Roth IRAs: So Much More Than a Retirement Account

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By Andrew Comstock

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The Roth IRA is a popular way to save for retirement, and with good reason — its flexibility before and after retirement makes it an ideal savings method for many Americans. While saving for retirement is the best use of a Roth, there are some other options that make it a powerful lifelong financial tool.

One of the key advantages is that contributions to a Roth IRA are made with after-tax money, so you don’t have the same restrictions as a traditional IRA. You can always withdraw your contributions tax- and penalty-free.

Here are some ways you can use both contributions and investment gains other than for retirement, without paying penalties and taxes.

Saving for college

The most popular way to save for college is with a 529 plan. But a Roth IRA offers another way to contribute, because you are able to withdraw from your Roth IRA for qualified education expenses. A Roth is also a financial-aid-friendly way to save for college. The value of your retirement accounts is not included when calculating your expected family contribution, while 529 assets are reported on your federal financial aid form. So if you can sock away money into a Roth IRA, you still may be able to qualify for a generous financial aid package. A Roth account can complement your child’s 529, or be a standalone tool.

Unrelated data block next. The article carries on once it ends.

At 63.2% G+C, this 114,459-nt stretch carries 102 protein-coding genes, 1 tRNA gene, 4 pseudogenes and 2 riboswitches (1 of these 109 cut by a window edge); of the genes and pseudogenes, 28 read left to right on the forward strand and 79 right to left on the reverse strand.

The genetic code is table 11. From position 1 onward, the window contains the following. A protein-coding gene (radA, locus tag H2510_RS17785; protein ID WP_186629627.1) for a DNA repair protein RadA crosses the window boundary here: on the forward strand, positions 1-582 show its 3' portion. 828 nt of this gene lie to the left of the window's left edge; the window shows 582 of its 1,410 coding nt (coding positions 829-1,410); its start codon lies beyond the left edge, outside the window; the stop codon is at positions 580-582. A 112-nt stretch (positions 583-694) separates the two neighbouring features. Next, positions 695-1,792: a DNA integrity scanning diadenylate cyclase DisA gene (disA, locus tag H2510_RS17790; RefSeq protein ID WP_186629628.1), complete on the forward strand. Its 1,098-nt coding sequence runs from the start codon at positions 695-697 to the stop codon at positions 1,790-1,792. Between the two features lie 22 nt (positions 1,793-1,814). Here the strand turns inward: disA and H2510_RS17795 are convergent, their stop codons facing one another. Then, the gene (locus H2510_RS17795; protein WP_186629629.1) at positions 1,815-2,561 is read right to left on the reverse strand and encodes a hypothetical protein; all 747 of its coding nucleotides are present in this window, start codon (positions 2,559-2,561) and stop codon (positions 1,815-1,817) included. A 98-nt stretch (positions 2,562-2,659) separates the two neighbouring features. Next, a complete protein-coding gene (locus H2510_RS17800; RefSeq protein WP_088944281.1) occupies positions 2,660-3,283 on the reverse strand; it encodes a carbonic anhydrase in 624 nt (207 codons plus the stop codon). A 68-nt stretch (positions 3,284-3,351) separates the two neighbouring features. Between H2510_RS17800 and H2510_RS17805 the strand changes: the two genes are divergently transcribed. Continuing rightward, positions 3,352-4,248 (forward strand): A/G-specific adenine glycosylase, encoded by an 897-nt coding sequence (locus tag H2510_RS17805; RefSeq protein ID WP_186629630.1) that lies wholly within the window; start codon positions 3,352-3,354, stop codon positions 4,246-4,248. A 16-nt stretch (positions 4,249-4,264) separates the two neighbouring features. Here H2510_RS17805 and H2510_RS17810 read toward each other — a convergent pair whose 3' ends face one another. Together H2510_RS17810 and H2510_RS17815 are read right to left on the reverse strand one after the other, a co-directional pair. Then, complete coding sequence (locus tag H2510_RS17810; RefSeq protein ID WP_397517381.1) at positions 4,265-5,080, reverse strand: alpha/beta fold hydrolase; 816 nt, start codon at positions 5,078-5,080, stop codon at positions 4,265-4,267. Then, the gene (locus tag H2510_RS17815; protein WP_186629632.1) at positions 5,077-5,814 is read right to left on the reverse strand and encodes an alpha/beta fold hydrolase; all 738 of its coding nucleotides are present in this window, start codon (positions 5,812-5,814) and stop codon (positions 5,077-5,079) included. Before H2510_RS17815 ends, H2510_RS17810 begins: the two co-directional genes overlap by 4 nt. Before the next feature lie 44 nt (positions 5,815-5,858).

Down payment on a house

A Roth IRA can be used for a down payment on a home. You can always withdraw your contributions from a Roth, but of special interest for potential homebuyers is the “first-time homebuyer” exception. This allows you to take up to $10,000 out of your Roth, tax- and penalty-free, and you can withdraw from both your earnings and contributions. While $10,000 may not make a big dent depending on where you live, it could help with a first-time purchase. Couples can potentially double up and each take a first-time homebuyer exception. The $10,000 limit applies only if you are withdrawing earnings from your Roth.

Emergency money

If you have not established a rainy day fund or emergency fund, or you are working toward building one, and something unfortunate happens, tapping your Roth is a possible solution. While it’s not ideal financial planning, you can withdraw your contributions penalty-free to help get you out of a tough situation. The downside is that once you pull money out of a Roth, you can’t replace that money right away — you are only able to contribute the maximum of $5,500 (or $6,500 if you are over 50) each year. In other words, if you pull out three years of contributions, you will miss the potential gains and are limited in how quickly you can replace the money in a Roth. Missing tax-deferred gains can be a tough pill to swallow.

If you are pondering making any of these moves, it is important to keep good records. You will have to show how much of your Roth is contributions versus earnings. If you have moved your account around from brokerage firm to brokerage firm, the burden is on you to maintain this information.